The history books will show that Australia won the first Ashes Test at the Gabba by 10 wickets on the last day of the match, which suggests a one-sided contest.
In truth, however, it was an even match for much of the first three days, but brilliant batting from Australian captain Steve Smith, and a failure to capitalise on their chances by England, tilted the game in favour of the home side.
As expected, Australia handed a debut to opener Cameron Bancroft, whilst there were recalls for Shaun Marsh in the middle order, and Tim Paine as wicketkeeper. England elected to go with James Vince at number three, and Dawid Malan at five, with Jake Ball being preferred to Craig Overton in their attack.
Captain Joe Root won the toss for England and decided to bat, with the loss of Alastair Cook to Mitchell Starc an early blow when there was just 2 runs on the board. However, Mark Stoneman and Vince then put on 125 for the second wicket before Stoneman fell for 53 to Cummins, whilst Vince, a surprise inclusion on the tour, passed fifty for the first time at international level. He had reached 83 when he was brilliantly run out by Nathan Lyon, and with Root out shortly afterwards for 15, Australia looked to press home their advantage. However, Malan and Moeen Ali batted out the rest of the day, which ended early due to bad light, to leave England on 196/4 overnight, with honours even between the two teams.
Resuming their innings on the second morning, Malan and Ali continued to play well in a stand of 83, before Malan carelessly hooked Starc to deep square leg. That prompted a collapse with Johnny Bairstow and Ball falling to the short ball, and Lyon getting the reward his bowling had deserved, having Ali lbw for 38, and Chris Woakes bowled for a duck. In the end it was left to Stuart Broad with 20 to guide England to 302 all out, which was lower than they would have hoped at the start of play.
However, Australia began to struggle themselves, with debutant Bancroft falling to Broad for just 5, and then Usman Khawaja (11) and David Warner (26) going relatively cheaply. When James Anderson bowled Peter Handscomb for 14, Australia found themselves in trouble at 76/4.
They were rescued by a determined partnership of 89 between captain Steve Smith and Marsh who batted out the rest of the day, to leave Australia on 165/4, with Smith unbeaten of 64 and Marsh undefeated on 44. Yet again the match was evenly balanced with no one team on top.
The morning of the third day belonged to England as Broad removed Marsh for 51, and Anderson accounted for Paine for 13. When Broad then had Starc caught and bowled, Australia were 213/7 at lunch and the tourists were eyeing a first-innings lead.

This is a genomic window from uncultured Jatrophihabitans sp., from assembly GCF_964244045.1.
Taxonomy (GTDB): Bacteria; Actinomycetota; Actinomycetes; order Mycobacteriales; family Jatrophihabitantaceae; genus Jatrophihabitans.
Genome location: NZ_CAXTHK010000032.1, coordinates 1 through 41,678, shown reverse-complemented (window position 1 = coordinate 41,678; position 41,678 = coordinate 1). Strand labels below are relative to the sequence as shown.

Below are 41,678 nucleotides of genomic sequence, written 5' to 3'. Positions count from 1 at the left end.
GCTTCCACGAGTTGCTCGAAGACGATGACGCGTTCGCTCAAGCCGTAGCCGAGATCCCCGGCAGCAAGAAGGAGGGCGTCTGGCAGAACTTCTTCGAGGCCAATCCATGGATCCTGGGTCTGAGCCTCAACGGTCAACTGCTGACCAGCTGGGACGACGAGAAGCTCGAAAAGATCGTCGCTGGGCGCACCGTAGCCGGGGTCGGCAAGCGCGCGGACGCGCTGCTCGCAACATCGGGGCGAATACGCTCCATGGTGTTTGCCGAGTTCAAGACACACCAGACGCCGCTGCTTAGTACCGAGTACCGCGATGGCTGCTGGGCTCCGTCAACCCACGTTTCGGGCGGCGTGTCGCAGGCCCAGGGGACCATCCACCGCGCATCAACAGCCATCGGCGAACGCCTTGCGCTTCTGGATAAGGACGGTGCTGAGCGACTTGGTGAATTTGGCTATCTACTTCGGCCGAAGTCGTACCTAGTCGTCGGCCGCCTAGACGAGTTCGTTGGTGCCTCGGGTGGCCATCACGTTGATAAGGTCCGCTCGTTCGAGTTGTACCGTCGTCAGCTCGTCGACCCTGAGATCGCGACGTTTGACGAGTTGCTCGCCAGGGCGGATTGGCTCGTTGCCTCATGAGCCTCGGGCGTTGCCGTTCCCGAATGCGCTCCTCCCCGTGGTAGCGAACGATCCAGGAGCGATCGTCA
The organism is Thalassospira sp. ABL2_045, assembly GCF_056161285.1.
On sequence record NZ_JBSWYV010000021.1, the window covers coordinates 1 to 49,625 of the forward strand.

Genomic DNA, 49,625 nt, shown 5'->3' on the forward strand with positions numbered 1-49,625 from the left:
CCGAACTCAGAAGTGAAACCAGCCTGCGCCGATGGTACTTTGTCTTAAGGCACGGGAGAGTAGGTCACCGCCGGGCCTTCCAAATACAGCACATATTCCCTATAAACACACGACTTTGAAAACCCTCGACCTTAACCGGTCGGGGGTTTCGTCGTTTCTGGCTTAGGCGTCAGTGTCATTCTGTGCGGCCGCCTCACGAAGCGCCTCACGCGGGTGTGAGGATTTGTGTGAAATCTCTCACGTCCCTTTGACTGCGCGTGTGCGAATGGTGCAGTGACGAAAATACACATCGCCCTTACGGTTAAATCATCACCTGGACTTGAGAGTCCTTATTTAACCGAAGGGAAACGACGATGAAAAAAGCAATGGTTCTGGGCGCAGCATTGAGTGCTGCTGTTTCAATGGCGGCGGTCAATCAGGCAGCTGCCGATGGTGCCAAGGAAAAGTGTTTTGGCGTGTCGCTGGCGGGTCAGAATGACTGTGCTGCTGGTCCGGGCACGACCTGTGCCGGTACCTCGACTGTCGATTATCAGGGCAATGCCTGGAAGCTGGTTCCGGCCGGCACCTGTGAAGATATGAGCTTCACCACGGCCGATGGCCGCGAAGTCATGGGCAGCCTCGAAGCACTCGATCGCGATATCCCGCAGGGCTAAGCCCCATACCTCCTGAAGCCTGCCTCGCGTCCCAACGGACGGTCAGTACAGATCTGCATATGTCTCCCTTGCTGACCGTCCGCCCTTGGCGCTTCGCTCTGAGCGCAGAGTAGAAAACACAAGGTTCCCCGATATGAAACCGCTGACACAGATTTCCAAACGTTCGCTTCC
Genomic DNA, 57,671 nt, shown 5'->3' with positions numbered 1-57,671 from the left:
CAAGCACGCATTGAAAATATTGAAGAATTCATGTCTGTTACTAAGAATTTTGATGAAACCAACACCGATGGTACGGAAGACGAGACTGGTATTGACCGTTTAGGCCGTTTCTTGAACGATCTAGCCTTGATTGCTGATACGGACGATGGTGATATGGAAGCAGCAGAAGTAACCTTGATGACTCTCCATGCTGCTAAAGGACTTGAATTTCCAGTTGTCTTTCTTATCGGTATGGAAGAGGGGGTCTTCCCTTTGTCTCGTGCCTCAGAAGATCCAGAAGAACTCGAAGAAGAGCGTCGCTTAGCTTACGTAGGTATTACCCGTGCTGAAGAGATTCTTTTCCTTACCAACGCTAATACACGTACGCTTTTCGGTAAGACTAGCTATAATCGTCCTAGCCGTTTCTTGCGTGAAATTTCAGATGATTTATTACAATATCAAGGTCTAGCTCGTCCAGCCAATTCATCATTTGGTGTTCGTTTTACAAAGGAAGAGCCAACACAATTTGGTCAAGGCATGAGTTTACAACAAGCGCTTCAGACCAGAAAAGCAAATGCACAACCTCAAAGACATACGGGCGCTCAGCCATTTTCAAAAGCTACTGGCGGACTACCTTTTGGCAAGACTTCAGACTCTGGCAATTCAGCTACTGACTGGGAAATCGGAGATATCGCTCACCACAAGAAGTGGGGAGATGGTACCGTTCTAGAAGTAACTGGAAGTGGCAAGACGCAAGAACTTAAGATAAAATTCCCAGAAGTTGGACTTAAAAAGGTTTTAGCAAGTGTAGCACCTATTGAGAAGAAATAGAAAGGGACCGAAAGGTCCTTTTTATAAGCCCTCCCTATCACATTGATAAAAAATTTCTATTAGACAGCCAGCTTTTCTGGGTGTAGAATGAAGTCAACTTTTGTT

However, Smith was still at the other end and, finding a willing accomplice in Pat Cummins, the pair began an afternoon fightback, with a 66-run 8-wicket partnership, before Cummins fell to Woakes for 42. Smith, meanwhile, had completed his 21st test century, his sixth in Ashes cricket, and eventually guided his side to 328 all out, remaining undefeated on 141. That left Australia 26 runs ahead on first innings.
The England second innings began in disastrous fashion, as Cook as was out on the hook shot to Josh Hazlewood – tourists’ supporters may rightly question why such an experienced player was playing such a shot so early in his innings – and the hero of the first day, Vince, edged the same bowler to slip for 2. Stoneman and Root saw out the rest of the day to leave the visitors 33/2, with a slender lead of just 7 runs. If the first two days were even, the third day belonged to Australia, principally due to the efforts of Smith.
England knew they would have to have well on the 4th day if they were going to get anything from the match but lost Stoneman for 27 and Malan for just 4, reducing them to 74/4. Captain Root passed 50, but none of his colleagues could emulate him, with only Ali (40) and Bairstow (42) making contributions of note.
One note of controversy was the dismissal of Ali, given out stumped by Paine off the bowling of Lyon, with arguments not only about the decision but also as to whether the crease was correctly painted on the pitch. However, his fall signalled a late order collapse as England were bowled out for 195, with three wickets apiece for Starc, Hazelwood and Lyon.
That left Australia needing 170 for victory, and their opening pair of Warner and Bancroft were able to cruise through the rest of the day, with the England attack toothless. There were mitigating factors. Anderson was struggling for fitness, and Ali was nursing a shoulder injury. However, the hosts were able to close on 114 not out, needing just 55 runs to secure victory in this first test, with Warner not out on 60, and Bancroft having reached his maiden test half-century on 51.
The Australian opening pair resumed their partnership on the 5th morning, and were largely untroubled, with Bancroft offering the only semblance of a chance when he edged Ball past slip when on 60. They reached their target in just over an hour, with Warner unbeaten on 87, and Bancroft 82 not out.
The teams now head to Adelaide for the second test starting on Saturday which will be a day-night match.
Although Australia will be buoyed by their victory, they will know their performances were inconsistent, whilst England have questions over their batting line-up and the make-up of their bowling attack. There is also another off-the-field incident to investigate as well, after reports that Bairstow head-butted Bancroft after a recent night out in Perth.